Purpose: Integrative therapies such as yoga are potential treatments for many psychological and physical symptoms that occur during and/or after treatment for cancer. The purpose of the current study was to evaluate the patient-perceived benefit of yoga for symptoms commonly experienced by breast cancer survivors. Methods: 1,049 breast cancer survivors who had self-reported use of yoga on a follow up survey, in an ongoing prospective Mayo Clinic Breast Disease Registry (MCBDR), received an additional mailed yoga-focused survey asking about the impact of yoga on a variety of symptoms. Differences between pre- and post- scores were assessed using Wilcoxon Signed Rank Test. Results: 802/1,049 (76%) of women who were approached to participate, consented and returned the survey. 507/802 (63%) reported use of yoga during and/or after their cancer diagnosis. The vast majority of respondents (89.4%) reported some symptomatic benefit from yoga. The most common symptoms that prompted the use of yoga were breast/chest wall pain, lymphedema, and anxiety. Only 9% of patients reported that they had been referred to yoga by a medical professional. While the greatest symptom improvement was reported with breast/chest wall pain and anxiety, significant improvement was also perceived in joint pain, muscle pain, fatigue, headache, quality of life, hot flashes, nausea/vomiting, depression, insomnia, lymphedema, and peripheral neuropathy, (all p-values <0.004). Conclusion: Data supporting the use of yoga for symptom management after cancer are limited and typically focus on mental health. In this study, users of yoga often reported physical benefits as well as mental health benefits. Further prospective studies investigating the efficacy of yoga in survivorship are warranted.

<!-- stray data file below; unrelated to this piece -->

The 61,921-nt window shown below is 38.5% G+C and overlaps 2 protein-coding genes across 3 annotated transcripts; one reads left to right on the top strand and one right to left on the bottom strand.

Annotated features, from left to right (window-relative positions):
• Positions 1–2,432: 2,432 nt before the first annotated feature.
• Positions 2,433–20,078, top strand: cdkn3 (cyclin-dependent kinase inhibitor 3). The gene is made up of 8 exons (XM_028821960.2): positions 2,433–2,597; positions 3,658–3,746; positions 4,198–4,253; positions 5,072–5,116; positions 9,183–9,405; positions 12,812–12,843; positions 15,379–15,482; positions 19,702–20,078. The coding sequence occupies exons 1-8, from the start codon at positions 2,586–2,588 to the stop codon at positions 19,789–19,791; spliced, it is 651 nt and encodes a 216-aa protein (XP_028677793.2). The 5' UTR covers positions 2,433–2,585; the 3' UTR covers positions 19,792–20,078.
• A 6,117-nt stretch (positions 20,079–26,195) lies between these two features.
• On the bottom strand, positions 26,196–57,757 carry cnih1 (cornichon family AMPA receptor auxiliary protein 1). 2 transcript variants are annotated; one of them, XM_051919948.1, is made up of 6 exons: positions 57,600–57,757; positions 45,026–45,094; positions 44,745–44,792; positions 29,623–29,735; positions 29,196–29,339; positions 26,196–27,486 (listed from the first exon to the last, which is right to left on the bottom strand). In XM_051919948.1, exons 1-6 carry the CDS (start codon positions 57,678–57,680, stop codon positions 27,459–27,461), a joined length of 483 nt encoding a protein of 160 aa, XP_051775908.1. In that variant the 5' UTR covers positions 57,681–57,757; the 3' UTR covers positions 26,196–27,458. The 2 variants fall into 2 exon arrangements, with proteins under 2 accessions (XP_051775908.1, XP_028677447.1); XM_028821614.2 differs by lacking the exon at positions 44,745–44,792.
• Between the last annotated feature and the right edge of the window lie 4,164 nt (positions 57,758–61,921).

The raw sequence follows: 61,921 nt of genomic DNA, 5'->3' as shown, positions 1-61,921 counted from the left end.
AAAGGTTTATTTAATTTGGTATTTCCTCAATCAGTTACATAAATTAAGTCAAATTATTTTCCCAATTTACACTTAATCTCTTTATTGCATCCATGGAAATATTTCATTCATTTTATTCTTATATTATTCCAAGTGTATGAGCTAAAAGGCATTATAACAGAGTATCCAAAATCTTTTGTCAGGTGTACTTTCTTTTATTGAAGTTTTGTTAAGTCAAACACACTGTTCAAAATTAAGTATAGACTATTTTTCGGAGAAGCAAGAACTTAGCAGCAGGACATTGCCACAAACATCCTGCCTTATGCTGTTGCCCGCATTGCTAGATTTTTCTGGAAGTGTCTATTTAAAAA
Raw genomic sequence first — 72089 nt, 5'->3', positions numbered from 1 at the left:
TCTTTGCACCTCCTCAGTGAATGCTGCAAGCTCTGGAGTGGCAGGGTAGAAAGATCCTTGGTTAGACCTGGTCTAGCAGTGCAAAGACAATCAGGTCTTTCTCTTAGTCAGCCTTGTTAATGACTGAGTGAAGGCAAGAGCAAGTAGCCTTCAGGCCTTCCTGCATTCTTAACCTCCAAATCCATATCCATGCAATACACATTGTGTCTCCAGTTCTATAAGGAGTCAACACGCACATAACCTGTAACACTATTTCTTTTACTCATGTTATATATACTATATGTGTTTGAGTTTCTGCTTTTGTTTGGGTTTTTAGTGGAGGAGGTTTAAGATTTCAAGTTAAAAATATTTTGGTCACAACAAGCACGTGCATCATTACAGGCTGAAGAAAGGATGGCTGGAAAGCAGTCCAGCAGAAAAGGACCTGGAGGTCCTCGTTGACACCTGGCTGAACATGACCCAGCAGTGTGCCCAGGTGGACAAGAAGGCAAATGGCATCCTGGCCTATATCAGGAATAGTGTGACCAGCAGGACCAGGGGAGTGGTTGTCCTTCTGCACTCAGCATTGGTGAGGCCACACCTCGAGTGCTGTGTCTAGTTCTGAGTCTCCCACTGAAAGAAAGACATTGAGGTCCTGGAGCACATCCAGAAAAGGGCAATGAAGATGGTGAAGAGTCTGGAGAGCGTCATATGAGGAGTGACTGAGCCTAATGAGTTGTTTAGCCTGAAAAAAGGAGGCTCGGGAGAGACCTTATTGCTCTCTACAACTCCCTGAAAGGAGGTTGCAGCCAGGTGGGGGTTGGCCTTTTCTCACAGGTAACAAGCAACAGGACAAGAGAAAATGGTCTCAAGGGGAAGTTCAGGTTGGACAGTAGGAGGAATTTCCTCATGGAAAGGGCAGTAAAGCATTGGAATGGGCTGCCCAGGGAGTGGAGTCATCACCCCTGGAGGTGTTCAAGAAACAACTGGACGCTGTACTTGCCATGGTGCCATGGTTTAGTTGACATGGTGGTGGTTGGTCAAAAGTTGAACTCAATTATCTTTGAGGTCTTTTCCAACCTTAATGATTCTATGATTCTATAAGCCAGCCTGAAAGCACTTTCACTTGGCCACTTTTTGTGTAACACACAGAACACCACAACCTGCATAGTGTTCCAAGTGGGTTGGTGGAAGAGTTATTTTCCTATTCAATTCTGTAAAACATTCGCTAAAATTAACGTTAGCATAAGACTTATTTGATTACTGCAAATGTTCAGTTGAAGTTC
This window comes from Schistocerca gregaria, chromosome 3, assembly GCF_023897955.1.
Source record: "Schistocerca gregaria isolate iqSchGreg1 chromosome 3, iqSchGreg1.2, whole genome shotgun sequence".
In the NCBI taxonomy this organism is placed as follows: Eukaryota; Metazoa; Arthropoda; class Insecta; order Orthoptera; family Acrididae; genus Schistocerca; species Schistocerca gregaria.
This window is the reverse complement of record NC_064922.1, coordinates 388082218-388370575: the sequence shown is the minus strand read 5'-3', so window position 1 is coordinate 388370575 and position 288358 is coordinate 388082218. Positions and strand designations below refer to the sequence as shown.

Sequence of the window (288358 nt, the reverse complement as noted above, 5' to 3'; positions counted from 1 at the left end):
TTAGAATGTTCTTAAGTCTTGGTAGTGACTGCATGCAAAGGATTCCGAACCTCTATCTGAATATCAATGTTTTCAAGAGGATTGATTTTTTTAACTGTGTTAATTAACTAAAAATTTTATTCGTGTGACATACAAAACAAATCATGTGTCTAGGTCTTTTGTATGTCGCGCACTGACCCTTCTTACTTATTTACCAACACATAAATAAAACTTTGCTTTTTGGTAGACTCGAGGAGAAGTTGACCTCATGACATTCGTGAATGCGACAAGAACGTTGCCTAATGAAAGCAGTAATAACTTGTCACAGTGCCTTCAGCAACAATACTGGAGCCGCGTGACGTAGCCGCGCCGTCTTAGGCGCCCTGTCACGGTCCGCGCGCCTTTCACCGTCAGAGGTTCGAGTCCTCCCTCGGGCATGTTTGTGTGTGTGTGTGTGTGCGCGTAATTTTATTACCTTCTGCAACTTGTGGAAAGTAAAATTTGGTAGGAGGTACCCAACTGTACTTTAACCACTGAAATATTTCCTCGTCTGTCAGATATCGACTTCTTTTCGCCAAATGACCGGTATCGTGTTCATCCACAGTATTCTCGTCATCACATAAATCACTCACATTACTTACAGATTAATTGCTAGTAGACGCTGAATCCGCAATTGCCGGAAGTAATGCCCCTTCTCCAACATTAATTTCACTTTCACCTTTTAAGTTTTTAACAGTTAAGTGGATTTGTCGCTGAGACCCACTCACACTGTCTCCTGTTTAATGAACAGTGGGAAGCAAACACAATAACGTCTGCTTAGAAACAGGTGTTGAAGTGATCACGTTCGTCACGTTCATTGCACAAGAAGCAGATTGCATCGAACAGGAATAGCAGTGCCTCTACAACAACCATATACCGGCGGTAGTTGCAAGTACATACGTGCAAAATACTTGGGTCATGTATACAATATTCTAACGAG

- breast cancer
- complementary and alternative medicine
- symptom control
ASJC Scopus subject areas